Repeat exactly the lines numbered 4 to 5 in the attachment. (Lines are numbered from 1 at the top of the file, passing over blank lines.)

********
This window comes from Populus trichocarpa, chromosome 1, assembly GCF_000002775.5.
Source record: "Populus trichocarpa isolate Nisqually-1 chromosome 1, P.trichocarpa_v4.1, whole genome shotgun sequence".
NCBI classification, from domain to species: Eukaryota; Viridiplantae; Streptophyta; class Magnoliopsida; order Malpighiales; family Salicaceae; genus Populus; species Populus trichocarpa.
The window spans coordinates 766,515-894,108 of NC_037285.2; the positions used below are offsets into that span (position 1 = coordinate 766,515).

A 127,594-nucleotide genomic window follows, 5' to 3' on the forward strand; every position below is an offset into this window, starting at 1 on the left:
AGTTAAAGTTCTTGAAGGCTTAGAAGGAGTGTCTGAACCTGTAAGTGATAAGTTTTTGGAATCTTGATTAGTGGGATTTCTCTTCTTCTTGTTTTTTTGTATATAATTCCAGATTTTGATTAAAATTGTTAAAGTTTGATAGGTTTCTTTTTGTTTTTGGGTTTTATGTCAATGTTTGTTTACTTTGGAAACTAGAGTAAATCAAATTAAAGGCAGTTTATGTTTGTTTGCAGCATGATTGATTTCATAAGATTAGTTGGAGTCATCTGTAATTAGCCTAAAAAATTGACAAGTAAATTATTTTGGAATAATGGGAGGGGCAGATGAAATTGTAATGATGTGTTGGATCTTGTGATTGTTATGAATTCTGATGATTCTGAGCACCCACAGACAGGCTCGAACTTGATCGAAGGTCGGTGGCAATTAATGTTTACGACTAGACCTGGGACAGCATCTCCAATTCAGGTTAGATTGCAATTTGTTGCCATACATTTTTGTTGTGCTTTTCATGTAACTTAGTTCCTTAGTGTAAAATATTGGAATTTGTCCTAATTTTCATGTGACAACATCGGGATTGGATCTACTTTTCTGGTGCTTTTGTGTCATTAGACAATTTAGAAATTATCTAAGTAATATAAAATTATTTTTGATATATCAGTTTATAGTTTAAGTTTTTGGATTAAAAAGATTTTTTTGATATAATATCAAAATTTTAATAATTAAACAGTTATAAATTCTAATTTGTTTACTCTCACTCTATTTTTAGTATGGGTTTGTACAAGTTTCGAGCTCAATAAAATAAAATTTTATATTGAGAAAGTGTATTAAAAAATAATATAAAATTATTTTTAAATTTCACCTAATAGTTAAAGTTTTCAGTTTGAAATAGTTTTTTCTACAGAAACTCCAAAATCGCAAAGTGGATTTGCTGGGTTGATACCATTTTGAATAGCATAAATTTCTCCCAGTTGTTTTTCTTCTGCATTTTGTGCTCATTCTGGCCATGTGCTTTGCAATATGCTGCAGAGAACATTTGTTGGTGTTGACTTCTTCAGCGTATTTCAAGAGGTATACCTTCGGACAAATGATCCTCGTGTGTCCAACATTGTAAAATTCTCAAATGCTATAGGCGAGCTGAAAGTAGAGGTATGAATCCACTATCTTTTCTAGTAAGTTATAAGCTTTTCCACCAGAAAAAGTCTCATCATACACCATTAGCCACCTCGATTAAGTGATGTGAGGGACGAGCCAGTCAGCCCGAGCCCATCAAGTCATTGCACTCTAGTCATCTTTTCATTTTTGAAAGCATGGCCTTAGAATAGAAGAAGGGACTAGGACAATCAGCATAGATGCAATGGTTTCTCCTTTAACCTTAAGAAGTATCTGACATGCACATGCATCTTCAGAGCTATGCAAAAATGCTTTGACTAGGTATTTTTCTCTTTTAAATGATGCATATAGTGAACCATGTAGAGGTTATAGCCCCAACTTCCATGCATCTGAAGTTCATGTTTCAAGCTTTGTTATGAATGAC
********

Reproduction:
The window spans coordinates 766,515-894,108 of NC_037285.2; the positions used below are offsets into that span (position 1 = coordinate 766,515).

A 127,594-nucleotide genomic window follows, 5' to 3' on the forward strand; every position below is an offset into this window, starting at 1 on the left: